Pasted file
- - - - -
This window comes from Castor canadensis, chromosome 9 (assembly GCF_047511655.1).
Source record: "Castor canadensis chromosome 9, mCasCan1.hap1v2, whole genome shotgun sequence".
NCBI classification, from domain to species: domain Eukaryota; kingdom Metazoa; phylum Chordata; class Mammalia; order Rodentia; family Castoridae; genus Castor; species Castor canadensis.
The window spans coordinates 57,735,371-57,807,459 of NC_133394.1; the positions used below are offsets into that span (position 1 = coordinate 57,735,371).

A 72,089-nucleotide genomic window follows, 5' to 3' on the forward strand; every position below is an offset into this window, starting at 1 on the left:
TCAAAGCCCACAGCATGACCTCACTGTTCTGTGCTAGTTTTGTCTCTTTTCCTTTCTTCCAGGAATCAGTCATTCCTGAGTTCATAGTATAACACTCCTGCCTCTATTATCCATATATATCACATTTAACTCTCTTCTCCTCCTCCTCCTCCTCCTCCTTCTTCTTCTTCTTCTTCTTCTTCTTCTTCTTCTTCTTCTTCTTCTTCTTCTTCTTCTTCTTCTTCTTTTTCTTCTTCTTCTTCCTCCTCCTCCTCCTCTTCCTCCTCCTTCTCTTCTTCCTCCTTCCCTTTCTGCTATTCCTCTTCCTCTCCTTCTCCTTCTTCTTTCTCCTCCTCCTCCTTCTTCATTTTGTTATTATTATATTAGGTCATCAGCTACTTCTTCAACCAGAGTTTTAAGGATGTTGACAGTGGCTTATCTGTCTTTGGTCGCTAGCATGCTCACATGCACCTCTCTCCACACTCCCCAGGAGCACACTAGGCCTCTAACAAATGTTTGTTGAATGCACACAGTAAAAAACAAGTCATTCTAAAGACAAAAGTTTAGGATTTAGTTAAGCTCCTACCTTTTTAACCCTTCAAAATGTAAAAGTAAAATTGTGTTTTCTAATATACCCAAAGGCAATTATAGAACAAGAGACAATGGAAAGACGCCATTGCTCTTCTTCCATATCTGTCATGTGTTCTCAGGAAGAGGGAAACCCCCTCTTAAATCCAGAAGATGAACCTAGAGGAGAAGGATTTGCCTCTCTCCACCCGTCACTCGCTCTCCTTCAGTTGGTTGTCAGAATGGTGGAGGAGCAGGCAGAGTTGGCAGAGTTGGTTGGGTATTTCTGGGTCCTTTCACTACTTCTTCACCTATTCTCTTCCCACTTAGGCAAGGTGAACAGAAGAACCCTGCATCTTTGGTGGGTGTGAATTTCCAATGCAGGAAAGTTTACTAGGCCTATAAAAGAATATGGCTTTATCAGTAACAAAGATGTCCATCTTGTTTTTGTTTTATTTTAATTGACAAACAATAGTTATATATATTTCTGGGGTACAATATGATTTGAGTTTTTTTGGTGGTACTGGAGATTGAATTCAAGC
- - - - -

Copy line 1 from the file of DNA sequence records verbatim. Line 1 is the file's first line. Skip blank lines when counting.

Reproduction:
This window comes from Castor canadensis, chromosome 9 (assembly GCF_047511655.1).